# Mimic ROW_NUMBER function

Write a single SELECT statement that produces the same result as the following one:

```SELECT e.*, ROW_NUMBER()OVER(PARTITION BY deptno ORDER BY ename) rn
FROM scott.emp e```
• Use a single SELECT statement only.
• Analytic functions are NOT allowed
• Any SQL clauses that use PARTITION BY keywords are NOT allowed

Expected Result:

EMPNO ENAME JOB MGR HIREDATE SAL COMM DEPTNO RN
7782 CLARK MANAGER 7839 09-JUN-81 2450 10 1
7839 KING PRESIDENT 17-NOV-81 5000 10 2
7934 MILLER CLERK 7782 23-JAN-82 1300 10 3
7876 ADAMS CLERK 7788 23-MAY-87 1100 20 1
7902 FORD ANALYST 7566 03-DEC-81 3000 20 2
7566 JONES MANAGER 7839 02-APR-81 2975 20 3
7788 SCOTT ANALYST 7566 19-APR-87 3000 20 4
7369 SMITH CLERK 7902 17-DEC-80 800 20 5
7499 ALLEN SALESMAN 7698 20-FEB-81 1600 300 30 1
7698 BLAKE MANAGER 7839 01-MAY-81 2850 30 2
7900 JAMES CLERK 7698 03-DEC-81 950 30 3
7654 MARTIN SALESMAN 7698 28-SEP-81 1250 1400 30 4
7844 TURNER SALESMAN 7698 08-SEP-81 1500 0 30 5
7521 WARD SALESMAN 7698 22-FEB-81 1250 500 30 6

# Solutions:

### Solution #1. Using MATCH_RECOGNIZE clause

Credit to: Naoto Katayama

``````SELECT empno,ename,job,mgr,hiredate,sal,comm,deptno,rn
FROM scott.emp
MATCH_RECOGNIZE (
ORDER BY deptno,ename,empno
MEASURES RUNNING COUNT(*) AS rn
ALL ROWS PER MATCH
PATTERN (FIRSTROW NEXTROWS*)
DEFINE
FIRSTROW AS PREV(FIRSTROW.deptno) IS NULL
OR PREV(FIRSTROW.deptno) != FIRSTROW.deptno,
NEXTROWS AS PREV(NEXTROWS.deptno) = NEXTROWS.deptno
)``````

### Solution #2. Using Self-Join with Cartesian Product and GROUP BY

Partial Credit to: Boobal Ganesan

``````SELECT e1.empno,e1.ename,e1.job,e1.mgr,e1.hiredate,e1.sal,e1.comm,e1.deptno,
COUNT(*) rn
FROM scott.emp e1 LEFT OUTER JOIN scott.emp e2
ON e1.deptno = e2.deptno
AND e2.ename || ROWIDTOCHAR(e2.ROWID) <= e1.ename || ROWIDTOCHAR(e1.ROWID)
GROUP BY e1.empno,e1.ename,e1.job,e1.mgr,e1.hiredate,e1.sal,e1.comm,e1.deptno
ORDER BY e1.deptno, COUNT(*)``````

### Solution #3. Using CTE, ROWNUM, and arithmetic formula

``````WITH x AS (
SELECT *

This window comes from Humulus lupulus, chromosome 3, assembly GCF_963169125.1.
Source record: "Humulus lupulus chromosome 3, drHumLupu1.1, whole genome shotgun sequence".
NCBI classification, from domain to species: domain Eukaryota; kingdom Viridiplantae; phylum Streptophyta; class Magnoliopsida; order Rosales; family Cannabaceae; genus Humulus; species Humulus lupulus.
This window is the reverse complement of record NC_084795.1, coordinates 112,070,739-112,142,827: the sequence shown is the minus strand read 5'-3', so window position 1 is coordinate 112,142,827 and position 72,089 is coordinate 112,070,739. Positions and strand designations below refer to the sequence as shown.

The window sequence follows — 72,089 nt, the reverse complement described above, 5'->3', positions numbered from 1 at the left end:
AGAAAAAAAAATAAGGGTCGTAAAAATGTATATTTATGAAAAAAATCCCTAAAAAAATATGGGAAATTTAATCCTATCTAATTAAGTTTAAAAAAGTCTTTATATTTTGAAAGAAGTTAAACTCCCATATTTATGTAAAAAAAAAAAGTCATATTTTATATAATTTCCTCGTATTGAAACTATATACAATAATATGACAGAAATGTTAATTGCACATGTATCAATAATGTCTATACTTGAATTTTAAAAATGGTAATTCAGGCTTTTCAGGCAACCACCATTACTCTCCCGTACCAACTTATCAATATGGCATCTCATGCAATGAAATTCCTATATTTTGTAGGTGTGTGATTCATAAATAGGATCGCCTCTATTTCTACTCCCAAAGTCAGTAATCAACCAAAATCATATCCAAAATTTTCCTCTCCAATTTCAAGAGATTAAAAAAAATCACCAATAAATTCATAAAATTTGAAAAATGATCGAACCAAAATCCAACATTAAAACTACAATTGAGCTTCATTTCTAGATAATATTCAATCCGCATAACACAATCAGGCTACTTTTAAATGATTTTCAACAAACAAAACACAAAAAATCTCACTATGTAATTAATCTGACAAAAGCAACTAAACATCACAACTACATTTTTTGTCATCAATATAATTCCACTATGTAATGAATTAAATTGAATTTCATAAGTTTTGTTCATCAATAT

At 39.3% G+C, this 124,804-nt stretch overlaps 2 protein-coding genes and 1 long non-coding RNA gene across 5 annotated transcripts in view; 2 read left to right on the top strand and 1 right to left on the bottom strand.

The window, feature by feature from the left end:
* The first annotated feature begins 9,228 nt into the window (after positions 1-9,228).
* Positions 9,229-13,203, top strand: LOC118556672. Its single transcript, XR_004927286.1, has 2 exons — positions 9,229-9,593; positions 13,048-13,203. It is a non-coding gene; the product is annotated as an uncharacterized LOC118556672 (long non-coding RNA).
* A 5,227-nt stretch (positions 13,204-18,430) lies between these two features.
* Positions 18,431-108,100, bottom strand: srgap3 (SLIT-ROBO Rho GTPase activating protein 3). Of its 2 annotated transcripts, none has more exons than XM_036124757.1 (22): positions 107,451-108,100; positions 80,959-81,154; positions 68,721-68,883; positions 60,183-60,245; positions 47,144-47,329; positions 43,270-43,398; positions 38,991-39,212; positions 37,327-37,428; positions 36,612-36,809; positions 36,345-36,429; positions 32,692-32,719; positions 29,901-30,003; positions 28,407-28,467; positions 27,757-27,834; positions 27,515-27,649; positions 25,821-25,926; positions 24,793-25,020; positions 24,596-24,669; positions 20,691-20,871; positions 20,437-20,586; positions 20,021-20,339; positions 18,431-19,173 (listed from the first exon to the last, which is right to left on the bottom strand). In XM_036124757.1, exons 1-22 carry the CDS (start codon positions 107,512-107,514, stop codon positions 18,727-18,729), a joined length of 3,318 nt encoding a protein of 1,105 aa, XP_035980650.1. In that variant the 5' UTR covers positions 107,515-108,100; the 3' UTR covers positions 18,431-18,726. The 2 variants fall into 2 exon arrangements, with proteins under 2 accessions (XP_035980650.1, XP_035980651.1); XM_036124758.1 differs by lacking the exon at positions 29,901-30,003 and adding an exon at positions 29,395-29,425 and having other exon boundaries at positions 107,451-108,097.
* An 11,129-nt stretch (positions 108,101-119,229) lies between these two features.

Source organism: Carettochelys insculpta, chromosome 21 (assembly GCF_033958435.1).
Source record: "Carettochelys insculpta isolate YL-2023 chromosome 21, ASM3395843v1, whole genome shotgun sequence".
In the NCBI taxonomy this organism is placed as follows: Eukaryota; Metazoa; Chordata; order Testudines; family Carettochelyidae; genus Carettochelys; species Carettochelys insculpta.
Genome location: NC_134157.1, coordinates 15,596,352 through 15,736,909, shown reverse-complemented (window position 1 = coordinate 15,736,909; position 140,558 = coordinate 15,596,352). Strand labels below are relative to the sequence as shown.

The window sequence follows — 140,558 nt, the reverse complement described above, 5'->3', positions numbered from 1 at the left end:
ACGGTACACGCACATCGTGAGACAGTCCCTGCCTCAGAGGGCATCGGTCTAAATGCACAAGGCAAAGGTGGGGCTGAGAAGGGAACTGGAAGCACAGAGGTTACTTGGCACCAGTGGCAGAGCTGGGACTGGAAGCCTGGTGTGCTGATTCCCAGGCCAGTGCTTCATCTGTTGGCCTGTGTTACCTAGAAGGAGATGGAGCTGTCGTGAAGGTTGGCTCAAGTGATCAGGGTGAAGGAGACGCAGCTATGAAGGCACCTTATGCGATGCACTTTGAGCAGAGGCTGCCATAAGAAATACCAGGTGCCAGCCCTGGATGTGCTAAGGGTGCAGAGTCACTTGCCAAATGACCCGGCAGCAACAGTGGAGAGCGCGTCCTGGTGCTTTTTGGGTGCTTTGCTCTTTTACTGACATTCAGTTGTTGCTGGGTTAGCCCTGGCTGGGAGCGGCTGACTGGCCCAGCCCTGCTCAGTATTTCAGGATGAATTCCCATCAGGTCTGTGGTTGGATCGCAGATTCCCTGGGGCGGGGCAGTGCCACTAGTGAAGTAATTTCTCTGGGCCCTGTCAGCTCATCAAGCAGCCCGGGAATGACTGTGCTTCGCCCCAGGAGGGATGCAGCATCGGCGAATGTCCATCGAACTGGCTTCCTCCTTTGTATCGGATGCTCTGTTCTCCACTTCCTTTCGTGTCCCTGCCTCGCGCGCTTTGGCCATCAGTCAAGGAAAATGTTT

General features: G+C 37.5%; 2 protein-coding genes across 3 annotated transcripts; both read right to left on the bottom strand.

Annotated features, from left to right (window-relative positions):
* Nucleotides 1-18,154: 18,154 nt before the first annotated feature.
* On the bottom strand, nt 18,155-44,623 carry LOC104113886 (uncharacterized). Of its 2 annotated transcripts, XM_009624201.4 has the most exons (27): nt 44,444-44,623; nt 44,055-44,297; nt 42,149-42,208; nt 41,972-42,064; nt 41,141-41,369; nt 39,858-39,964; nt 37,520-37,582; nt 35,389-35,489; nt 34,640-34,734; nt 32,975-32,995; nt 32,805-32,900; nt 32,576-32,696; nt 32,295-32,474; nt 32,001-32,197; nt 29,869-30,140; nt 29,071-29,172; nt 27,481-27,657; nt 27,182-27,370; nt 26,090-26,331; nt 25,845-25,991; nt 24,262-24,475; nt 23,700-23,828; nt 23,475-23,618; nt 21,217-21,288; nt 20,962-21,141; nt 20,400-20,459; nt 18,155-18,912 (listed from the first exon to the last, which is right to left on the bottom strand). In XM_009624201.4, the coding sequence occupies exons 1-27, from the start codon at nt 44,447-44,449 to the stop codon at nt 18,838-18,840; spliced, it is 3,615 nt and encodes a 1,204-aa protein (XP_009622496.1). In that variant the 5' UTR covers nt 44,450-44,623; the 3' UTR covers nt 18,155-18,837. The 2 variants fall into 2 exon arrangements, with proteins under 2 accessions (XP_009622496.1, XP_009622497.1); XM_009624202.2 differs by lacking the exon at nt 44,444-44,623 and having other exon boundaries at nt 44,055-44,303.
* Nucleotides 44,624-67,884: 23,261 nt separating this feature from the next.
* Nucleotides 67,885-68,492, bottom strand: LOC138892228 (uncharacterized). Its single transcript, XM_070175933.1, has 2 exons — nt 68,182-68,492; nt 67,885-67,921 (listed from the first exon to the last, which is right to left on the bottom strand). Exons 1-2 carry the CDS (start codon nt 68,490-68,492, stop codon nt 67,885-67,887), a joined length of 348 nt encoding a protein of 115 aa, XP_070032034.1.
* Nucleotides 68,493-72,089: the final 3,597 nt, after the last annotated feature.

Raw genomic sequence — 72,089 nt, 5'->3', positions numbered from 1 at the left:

FROM scott.emp
ORDER BY deptno, ename
), y AS (
SELECT deptno, MIN(ROWNUM) min_rn
FROM x
GROUP BY deptno
)
SELECT x.*, ROWNUM-y.min_rn+1 AS rn
FROM x JOIN y ON x.deptno=y.deptno
ORDER BY x.deptno, x.ename``````

You can execute the above SQL statements in Oracle Live SQL environment.

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For more tricks and cool techniques check my book “Oracle SQL Tricks and Workarounds” for instructions.

# Top Salary Puzzle

Find highest salary in each department without using MAX function

• Use a single SELECT statement only.
• For an added complexity (optional): try not using ANY functions at all (neither group, nor analytic, not even scalar)

Expected Result:

DEPTNO MAX_SAL
10 5000
20 3000
30 2850

# Solutions:

We will begin with a simpler problem that does allow us using functions.

### Solution #1. Using MIN function

Credit to: Boobal Ganesan

MIN function can be seen as an opposite to the MAX, so it is trivial to employ it here:

```SELECT deptno, -MIN(-sal) max_sal
FROM scott.emp
GROUP BY deptno
ORDER BY 1;```

### Solution #2. Using LISTAGG and REGEXP_SUBSTR functions

This is an “order” based approach that sorts the values within a concatenated string and then uses regular expression to cut the first token.

```SELECT deptno,
REGEXP_SUBSTR(LISTAGG(sal,',')
WITHIN GROUP(ORDER BY sal DESC),'[^,]+',1,1) max_sal
FROM scott.emp
GROUP BY deptno
ORDER BY 1;```

### Solution #3. Using AVG(…) KEEP() group function

This is another “order” based strategy whete AVG function can be replaced with MIN or any other aggregate function that returns a single value out of a set of identical ones.

```SELECT deptno, AVG(sal) KEEP(DENSE_RANK FIRST ORDER BY sal DESC) max_sal
FROM scott.emp
GROUP BY deptno
ORDER BY 1;```

### Solution #4. Using Analytic function and CTE

ROW_NUMBER is chosen in this approach, though other analytic functions, such as RANK, DENSE_RANK, LEAD, LAG, FIRST_VALUE, etc can be used here (with some changes) as well. ROW_NUMBER is convenient to use as it allows to avoid DISTINCT option.

```WITH x AS (
SELECT deptno, sal,
ROW_NUMBER()OVER(PARTITION BY deptno ORDER BY sal DESC) rn
FROM scott.emp
)
SELECT deptno, sal max_sal
FROM x
WHERE rn=1
ORDER BY 1;```

### Solution #5. Using MATCH_RECOGNIZE clause

Credit to: KATAYAMA NAOTO

This approach is similar to the previous one if we used LAG analytic function: which would return NULL for the top record.

```SELECT deptno, sal max_sal
FROM scott.emp
MATCH_RECOGNIZE (
PARTITION BY deptno
ORDER BY sal DESC
ALL ROWS PER MATCH
PATTERN (ISNULL)
DEFINE ISNULL AS PREV(ISNULL.sal) IS NULL
);```

### Solution #6. CONNECT BY and CONNECT_BY_ISLEAF while avoiding Analytic functions

This approach is a bit artificial. We could have used DISTINCT and avoid START WITH clause completely.  CTEs x and y are used to simulate ROW_NUMBER analytic function.